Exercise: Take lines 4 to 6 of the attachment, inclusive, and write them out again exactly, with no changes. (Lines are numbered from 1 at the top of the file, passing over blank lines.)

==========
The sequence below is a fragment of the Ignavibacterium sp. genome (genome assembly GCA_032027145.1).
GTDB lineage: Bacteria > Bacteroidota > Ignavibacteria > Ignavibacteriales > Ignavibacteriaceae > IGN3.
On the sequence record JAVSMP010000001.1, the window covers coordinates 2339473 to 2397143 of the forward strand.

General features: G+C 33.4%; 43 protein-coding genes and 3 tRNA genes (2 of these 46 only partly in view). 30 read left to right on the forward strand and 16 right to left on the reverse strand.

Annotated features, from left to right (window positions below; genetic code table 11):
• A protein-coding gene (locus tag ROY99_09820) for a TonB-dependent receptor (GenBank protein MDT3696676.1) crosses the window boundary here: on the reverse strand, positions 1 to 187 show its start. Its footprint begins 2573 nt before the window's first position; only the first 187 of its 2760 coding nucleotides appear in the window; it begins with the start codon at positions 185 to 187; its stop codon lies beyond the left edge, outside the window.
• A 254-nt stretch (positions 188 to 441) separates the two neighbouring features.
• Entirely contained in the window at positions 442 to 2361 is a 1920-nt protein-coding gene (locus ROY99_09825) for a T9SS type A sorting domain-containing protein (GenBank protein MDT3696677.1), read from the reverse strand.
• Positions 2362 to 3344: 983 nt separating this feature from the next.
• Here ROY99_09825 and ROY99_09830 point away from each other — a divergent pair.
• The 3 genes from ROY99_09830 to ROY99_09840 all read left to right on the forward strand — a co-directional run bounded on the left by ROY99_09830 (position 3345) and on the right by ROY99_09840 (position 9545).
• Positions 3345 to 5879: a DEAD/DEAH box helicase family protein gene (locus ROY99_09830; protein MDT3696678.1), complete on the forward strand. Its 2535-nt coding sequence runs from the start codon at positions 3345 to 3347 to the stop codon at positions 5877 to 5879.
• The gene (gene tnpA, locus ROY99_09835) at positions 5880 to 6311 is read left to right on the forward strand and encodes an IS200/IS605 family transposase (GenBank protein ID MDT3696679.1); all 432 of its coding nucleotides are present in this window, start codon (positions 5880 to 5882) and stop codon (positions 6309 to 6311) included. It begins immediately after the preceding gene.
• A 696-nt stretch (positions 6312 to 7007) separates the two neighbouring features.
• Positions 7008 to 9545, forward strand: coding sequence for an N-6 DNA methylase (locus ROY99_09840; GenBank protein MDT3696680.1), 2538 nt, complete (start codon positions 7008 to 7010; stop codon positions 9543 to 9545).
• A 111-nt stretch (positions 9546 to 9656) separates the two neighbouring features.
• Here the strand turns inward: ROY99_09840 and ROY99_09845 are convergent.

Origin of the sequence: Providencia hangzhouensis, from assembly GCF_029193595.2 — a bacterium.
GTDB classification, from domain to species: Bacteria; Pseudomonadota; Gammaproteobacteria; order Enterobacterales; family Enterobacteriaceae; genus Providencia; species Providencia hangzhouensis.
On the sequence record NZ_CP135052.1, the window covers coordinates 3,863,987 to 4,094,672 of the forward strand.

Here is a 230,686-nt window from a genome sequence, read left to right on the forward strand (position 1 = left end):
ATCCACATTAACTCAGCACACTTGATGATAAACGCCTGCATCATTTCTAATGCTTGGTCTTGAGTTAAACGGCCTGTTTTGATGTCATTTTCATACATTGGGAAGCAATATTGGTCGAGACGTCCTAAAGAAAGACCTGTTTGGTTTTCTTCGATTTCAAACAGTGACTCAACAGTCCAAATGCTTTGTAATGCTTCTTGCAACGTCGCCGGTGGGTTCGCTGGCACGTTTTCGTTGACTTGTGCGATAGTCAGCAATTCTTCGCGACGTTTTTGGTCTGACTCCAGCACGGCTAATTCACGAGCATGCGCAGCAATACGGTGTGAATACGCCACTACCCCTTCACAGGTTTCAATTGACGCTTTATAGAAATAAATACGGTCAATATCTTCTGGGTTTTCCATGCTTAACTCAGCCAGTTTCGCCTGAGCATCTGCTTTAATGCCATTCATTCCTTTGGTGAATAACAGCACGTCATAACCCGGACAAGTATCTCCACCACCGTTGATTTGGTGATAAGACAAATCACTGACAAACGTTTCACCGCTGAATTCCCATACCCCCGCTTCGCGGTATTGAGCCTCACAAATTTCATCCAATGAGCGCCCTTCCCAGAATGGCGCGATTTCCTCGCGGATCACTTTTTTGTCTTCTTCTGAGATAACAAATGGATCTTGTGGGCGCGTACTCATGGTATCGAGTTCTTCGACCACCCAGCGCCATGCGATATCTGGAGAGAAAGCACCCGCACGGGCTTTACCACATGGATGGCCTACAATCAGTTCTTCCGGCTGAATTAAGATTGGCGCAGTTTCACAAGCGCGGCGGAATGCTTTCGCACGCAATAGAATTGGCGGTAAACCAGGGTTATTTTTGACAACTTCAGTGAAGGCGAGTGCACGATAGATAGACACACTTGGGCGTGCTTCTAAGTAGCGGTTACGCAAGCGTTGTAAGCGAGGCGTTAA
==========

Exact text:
General features: G+C 33.4%; 43 protein-coding genes and 3 tRNA genes (2 of these 46 only partly in view). 30 read left to right on the forward strand and 16 right to left on the reverse strand.

Annotated features, from left to right (window positions below; genetic code table 11):
• A protein-coding gene (locus tag ROY99_09820) for a TonB-dependent receptor (GenBank protein MDT3696676.1) crosses the window boundary here: on the reverse strand, positions 1 to 187 show its start. Its footprint begins 2573 nt before the window's first position; only the first 187 of its 2760 coding nucleotides appear in the window; it begins with the start codon at positions 185 to 187; its stop codon lies beyond the left edge, outside the window.